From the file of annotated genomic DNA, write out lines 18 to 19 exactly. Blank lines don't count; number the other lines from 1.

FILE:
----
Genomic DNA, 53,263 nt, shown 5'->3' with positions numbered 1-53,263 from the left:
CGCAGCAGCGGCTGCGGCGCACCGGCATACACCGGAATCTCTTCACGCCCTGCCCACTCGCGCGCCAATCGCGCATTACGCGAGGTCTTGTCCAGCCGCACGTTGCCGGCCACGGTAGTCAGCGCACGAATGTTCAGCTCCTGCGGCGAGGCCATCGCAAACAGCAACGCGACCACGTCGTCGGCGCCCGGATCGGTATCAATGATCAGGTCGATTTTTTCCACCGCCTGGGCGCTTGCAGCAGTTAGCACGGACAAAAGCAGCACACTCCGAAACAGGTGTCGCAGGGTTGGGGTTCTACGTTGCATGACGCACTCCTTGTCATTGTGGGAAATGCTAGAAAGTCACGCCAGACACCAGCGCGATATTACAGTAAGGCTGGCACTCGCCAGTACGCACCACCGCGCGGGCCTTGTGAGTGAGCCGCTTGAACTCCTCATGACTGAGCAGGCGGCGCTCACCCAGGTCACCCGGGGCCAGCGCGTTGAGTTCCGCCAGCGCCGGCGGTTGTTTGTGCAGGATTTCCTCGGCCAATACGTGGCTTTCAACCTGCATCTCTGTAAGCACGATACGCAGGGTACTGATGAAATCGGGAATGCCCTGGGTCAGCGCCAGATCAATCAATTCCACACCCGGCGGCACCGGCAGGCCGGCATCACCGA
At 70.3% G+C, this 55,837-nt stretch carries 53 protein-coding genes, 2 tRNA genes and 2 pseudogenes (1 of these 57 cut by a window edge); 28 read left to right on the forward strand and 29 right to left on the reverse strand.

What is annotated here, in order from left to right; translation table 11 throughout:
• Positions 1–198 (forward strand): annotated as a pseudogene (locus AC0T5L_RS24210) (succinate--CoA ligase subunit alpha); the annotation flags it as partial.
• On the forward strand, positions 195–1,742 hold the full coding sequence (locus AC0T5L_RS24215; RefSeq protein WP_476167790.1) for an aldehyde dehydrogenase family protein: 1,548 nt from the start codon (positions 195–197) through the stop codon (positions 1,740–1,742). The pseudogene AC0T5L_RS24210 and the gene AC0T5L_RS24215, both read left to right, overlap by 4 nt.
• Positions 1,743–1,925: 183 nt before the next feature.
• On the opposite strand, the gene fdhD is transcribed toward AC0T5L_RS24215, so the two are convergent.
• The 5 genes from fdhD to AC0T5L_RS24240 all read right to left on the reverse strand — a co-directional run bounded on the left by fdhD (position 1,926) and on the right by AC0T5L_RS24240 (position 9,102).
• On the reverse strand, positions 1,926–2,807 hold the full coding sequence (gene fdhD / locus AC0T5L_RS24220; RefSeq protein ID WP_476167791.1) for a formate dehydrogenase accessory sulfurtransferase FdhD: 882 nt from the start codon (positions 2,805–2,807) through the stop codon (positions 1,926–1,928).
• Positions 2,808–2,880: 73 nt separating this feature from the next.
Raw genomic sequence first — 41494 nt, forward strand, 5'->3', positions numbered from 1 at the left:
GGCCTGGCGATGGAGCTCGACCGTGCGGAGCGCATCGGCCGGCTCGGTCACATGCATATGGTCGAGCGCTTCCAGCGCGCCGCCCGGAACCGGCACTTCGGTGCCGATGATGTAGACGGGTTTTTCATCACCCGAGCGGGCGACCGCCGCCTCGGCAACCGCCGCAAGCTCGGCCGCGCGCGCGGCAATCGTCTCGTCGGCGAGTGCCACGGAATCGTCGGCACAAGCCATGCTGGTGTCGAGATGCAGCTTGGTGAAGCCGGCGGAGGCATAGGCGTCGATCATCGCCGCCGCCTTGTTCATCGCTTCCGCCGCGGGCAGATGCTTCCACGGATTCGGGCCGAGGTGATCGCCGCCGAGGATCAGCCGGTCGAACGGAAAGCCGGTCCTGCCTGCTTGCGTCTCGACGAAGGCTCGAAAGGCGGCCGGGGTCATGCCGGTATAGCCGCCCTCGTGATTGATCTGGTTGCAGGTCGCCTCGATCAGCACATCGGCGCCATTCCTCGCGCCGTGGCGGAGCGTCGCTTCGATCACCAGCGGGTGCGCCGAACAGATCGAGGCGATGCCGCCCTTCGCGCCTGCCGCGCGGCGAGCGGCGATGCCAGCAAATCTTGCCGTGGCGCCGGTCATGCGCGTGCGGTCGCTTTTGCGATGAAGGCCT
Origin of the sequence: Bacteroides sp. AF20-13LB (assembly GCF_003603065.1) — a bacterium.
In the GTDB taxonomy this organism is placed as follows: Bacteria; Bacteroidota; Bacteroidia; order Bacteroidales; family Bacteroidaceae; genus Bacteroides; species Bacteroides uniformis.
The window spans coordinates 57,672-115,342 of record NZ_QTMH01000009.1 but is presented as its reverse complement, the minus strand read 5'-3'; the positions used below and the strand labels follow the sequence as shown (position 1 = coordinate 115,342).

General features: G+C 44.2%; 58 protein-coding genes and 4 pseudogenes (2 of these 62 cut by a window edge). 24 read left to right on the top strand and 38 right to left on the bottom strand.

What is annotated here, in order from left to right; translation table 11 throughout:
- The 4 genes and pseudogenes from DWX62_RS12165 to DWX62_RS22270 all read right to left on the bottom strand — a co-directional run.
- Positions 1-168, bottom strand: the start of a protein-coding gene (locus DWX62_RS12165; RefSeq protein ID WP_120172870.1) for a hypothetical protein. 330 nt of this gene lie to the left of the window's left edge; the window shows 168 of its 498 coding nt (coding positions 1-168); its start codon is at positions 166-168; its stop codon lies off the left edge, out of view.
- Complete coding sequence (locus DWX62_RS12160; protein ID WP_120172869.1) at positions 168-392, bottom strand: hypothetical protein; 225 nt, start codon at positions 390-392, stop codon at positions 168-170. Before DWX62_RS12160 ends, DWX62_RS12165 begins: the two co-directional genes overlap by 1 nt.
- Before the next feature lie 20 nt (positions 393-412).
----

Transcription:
What is annotated here, in order from left to right; translation table 11 throughout:
- The 4 genes and pseudogenes from DWX62_RS12165 to DWX62_RS22270 all read right to left on the bottom strand — a co-directional run.